“How many entrepreneurs have been trained by BFRI”, I asked Nazmul Hossain.

“Under Pearl Culture Development and Expansion Project, we have been able to train 2020 entrepreneurs. The project is still going on”, replied Nazmul.

“All these entrepreneurs are working on pearl culture after the training”, I asked.

“Only eighty of them are still engaged”, replied Nazmul.

“Is this outcome satisfactory for you”, I asked him again.

“Not everyone is doing it after getting the training. But these eighty entrepreneurs, all of them have become successful, because not only have they learned about the technology, but also they’re well aware of the market that keeps on growing”, replied the officer. Pearl farmer Mamun also says all kinds of pearl culture materials are now available in the country. Anyone willing to do this can be successful by culturing pearls at a low cost with proper training from BFRI. There is now considerable demand for pearls at home and abroad. Even if there is any problem in the market or culture system, the solution can be found from the Bangladesh Fisheries Research Institute, says Mamun. He is also planning to increase the area of pearl culture in the future.

I have talked to the local Upazila Fisheries Officer, Md. Shariful Islam about the pearl culture development in Pabna region.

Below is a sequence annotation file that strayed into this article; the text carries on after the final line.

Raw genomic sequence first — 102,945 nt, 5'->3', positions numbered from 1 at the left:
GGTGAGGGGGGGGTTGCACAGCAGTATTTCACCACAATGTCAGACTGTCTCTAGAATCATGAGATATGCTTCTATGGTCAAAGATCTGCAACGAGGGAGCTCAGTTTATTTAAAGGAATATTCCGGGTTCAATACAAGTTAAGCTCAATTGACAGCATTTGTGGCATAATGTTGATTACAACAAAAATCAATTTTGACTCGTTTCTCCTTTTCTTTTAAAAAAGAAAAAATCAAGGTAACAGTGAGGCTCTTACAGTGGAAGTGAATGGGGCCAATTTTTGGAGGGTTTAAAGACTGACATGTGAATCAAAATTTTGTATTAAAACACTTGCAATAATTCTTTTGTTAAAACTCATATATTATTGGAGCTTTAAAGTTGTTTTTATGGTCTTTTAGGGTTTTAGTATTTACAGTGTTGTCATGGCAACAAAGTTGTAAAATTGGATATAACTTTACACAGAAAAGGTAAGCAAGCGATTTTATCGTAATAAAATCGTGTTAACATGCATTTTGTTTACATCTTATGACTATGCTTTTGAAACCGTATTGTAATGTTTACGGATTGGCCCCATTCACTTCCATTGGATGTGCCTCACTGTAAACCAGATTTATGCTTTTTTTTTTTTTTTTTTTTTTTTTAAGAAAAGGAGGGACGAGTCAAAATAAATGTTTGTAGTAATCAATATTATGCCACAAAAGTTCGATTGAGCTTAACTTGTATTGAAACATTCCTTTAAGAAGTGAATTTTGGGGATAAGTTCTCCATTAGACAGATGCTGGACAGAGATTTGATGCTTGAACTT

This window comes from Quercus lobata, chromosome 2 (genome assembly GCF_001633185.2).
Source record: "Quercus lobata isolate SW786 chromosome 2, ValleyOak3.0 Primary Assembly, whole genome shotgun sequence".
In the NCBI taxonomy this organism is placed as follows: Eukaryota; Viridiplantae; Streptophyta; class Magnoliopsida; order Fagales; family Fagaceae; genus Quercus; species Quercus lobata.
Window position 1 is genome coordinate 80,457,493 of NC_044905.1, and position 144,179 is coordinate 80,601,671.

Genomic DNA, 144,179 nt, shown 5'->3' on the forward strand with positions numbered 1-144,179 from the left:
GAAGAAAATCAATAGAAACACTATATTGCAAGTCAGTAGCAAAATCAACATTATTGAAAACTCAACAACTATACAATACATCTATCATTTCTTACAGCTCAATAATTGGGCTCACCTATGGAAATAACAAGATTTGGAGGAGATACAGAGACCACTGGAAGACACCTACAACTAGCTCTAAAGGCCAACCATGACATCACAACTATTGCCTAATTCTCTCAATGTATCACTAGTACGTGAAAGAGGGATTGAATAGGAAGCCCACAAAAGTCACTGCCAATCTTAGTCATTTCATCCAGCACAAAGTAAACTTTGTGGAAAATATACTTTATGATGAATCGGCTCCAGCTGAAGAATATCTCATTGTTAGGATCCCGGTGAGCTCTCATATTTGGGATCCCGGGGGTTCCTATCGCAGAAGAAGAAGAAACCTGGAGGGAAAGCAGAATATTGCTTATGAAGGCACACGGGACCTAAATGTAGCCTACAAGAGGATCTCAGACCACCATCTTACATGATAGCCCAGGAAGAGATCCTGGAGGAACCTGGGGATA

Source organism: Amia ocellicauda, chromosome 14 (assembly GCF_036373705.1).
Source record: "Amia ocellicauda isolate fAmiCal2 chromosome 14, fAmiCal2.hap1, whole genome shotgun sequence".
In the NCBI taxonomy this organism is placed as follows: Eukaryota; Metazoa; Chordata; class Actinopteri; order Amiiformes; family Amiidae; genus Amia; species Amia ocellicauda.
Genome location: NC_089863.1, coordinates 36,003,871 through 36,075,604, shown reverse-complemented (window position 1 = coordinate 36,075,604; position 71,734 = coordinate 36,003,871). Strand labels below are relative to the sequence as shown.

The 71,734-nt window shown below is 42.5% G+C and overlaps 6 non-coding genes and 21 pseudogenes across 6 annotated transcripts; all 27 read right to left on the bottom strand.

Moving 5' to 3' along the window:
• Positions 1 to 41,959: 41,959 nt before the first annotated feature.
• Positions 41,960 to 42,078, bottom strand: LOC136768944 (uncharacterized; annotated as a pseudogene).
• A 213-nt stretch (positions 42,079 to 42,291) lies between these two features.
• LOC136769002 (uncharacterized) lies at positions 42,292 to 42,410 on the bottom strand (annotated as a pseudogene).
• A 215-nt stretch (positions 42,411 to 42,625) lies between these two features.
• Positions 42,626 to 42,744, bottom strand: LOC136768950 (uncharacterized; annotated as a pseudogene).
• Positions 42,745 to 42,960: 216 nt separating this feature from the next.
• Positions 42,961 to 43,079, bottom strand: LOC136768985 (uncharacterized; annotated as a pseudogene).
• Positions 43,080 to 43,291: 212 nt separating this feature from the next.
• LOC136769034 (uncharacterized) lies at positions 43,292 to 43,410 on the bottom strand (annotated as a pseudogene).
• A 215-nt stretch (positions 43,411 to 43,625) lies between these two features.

“We’re always prepared to provide training and technology; moreover if any farmer wants to talk to me, they call me. I tell them about the potential and encourage them”, said Shariful Islam.

“I’m very much optimistic that the unemployed youth will turn around with pearl culture”, added Shariful Islam.

The youth group in Bharatpur village is also very encouraged by seeing the success of Mamun. Some of them have already started pearl culture and have continued their jobs. Many of those young people who came to visit Mamun’spond, said they will get the training from BFRI.

Dear readers, I believe that pearl culture in our country can go ahead with great potential with the remarkable performance of entrepreneurs like Md. Al Mamun and also with supports from BFRI. Doing pearls on a commercial basis is no longer any dream, but a reality. I hope that pearl culture technology of BFRI will be disseminated across the country among farmers and entrepreneurs. And I do believe, rural women can also get empowered by learning the pearl culture to contribute to the economy of Bangladesh.

Caption: Young pearl farmer Mohammad Al Mamun beside his pearl culture pond, located at Bharatpur village of Atgharia upazila in Pabna district. Photo: Hridoye Mati O Manush

The writer’s short Bio: Shykh Seraj is Bangladesh’s pioneer development journalist. He received country’s two highest civilian honours, Swadhinata Puroshkar and Ekushey Padak, respectively. He is an Ashoka and Bangla Academy Fellow. He also received highest award for agricultural journalism from the United Nations, FAO A.H. Boerma Award, Gusi Peace Prize (Philippines) and many other prestigious accolades at home and abroad. At Channel i, he’s the Founder Director and Head of News. He’s also Director and Host of Channel i’s popular agro-documentary, Hridoye Mati O Manush.